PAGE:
But with a fixed centering (in %), same windowing algorithm, and not optimization I would say the result should always only get better with more taps.
Another question: i have equalized the woofer with a Linkwitz biquad to -3 dB @ 30 Hz with a Q= 0.707. It's a closed box. So the rolloff of the woofer shows Butterworth behaviour. In addition i set anothet BW12 HP @30 Hz in order to get a higher rolloff slope. Both filters together should form a LR24 to my opinion. Is this correct? And how to linearize this rolloff? I selected the closed box compensation with a Q=0.5. that should be correct, or?
Yes two identical Butterworth will form a Linkwitz-Riley.
You can use a linear-phase 2nd order Butterworth filter (2nd order Q=0.707) and only linearize the phase of the remaining minimum-phase Butterworth with the "closed Q=0.707" entry.
Another solution is to use a minimum-phase 2nd order Butterworth filter, and linearize the final Linkwitz-Riley 24dB/oct acoustic target with the "LR 24dB/oct" entry.
Both solutions will give the exact same result.
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Mixed FIR/IIR filters for a 4-way speaker 3 years 4 months ago #26716

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Hi Pos,

Thanks again for your quick and perfect answer.

Best regards

Thomas
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Mixed FIR/IIR filters for a 4-way speaker 3 years 4 months ago #26718

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Hi Pos,

I'm playing a little bit with the centering options, which in detail are hidden secrets for me.
Editing 100% and selecting "use of exact centering value" provode the best result for the woofer. Is this setting okay or are there any problems?
The delay is increased by factor of 2.
For the tweeter 100% centering doesn't work for the HP.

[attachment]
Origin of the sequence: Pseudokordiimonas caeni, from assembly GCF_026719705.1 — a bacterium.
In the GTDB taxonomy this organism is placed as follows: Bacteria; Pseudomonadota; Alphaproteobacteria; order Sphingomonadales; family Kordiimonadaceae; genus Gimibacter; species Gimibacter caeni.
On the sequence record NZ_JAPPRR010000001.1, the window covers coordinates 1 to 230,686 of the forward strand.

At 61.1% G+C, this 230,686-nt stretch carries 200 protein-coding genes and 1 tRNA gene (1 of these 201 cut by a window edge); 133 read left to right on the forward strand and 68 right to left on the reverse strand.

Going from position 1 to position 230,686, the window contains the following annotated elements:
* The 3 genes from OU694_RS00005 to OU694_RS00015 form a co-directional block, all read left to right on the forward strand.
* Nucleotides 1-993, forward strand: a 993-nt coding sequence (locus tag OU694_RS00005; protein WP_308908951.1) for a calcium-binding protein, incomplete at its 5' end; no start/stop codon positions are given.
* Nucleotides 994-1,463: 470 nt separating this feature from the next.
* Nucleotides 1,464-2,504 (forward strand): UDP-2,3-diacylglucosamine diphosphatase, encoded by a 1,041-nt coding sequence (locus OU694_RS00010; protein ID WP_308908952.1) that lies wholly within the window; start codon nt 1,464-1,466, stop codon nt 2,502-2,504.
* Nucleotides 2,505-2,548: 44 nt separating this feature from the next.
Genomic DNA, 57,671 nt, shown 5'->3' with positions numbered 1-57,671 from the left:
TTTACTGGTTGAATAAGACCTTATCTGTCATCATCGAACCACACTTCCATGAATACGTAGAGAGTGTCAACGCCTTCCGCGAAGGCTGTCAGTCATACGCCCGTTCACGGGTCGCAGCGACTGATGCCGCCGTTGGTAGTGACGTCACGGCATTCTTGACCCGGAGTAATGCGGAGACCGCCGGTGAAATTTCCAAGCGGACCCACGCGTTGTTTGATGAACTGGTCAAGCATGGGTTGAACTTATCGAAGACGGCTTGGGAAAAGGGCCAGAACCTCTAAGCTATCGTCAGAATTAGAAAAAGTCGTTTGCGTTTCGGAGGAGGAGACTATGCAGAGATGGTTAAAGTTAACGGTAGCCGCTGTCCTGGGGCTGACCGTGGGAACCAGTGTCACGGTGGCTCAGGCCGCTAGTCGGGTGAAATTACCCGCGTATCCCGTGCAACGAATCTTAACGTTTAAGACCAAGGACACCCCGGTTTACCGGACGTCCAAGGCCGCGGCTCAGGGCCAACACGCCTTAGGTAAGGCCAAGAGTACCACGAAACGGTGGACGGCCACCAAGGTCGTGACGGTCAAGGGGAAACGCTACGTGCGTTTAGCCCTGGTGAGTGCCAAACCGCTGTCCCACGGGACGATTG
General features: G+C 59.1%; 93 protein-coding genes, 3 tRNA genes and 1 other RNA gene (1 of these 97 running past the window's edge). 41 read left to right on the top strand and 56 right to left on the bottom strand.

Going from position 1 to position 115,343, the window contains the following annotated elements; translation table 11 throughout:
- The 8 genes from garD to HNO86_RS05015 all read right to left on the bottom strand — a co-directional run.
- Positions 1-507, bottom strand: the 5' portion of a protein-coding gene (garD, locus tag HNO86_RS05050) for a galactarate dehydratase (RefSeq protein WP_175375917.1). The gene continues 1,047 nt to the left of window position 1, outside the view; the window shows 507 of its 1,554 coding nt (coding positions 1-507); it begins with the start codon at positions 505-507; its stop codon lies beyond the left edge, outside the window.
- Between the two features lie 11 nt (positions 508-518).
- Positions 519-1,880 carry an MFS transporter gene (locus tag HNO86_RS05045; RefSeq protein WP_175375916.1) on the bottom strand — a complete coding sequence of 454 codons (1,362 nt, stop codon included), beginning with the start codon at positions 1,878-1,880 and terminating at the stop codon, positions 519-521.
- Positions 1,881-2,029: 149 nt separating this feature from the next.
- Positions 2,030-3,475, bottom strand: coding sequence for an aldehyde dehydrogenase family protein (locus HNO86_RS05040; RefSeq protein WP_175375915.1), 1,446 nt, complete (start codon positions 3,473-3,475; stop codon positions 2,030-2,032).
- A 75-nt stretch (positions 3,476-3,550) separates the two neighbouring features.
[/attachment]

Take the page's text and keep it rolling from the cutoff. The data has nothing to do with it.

Best regards

Thomas
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Mixed FIR/IIR filters for a 4-way speaker 3 years 4 months ago #26737

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The centering option defines the position of the impulse peak within the finite window.
Middle (or 50%) set the peak in the center of the FIR and is the logical choice when you are using linear phase filtering only (which can only be a theoretical situation) where the energy is equally spread around the peak, or when you don't want to have to worry about delay adjustment (or when you have enough taps at hand not to worry about such things as taps optimization strategies :) )
A lower % value (say 1%, or 1ms, or...) is a good option for minimum-phase only corrections, where the energy (IR oscillations) occurs after the peak (causal).
A higher % value (say 99%) is a good option for phase linearization only corrections, where the energy occurs before the peak.
"Energy" centering is supposed to compute the best centering based on energy (trying to "capture" most of the energy within a sliding window), but does not always give the best result in practice due to windowing algorithms and iterative optimization strategies.

Regarding the second centering option, you should really only use the "closest perfect impulse" setting, unless you absolutely need a very precise (less than a sample) centering/delay.
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Mixed FIR/IIR filters for a 4-way speaker 3 years 3 months ago #27476

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Hi Pos,

The setting is almost perfect. I changed the filtering of the D'Appolito section to Horbach-Keele filters which work very nice.
After reading the papers of Horbach and Keele i started playing with Horbach-Keele filters in rephase.
I noticed that the exact ratio 1.0 leads to forbidden division by zero and a crash of rephase. The ratio 1.0 is used by Horbach-Keele for implementimg a single central tweeter. Horbach-Keele changed the formula of the filter for the special case of R= 1.0, otherwise the standard filter formula shows division by zero, too.
Last question: What does the "Horbach-Keele last" filter mean?

Best regards

Thomas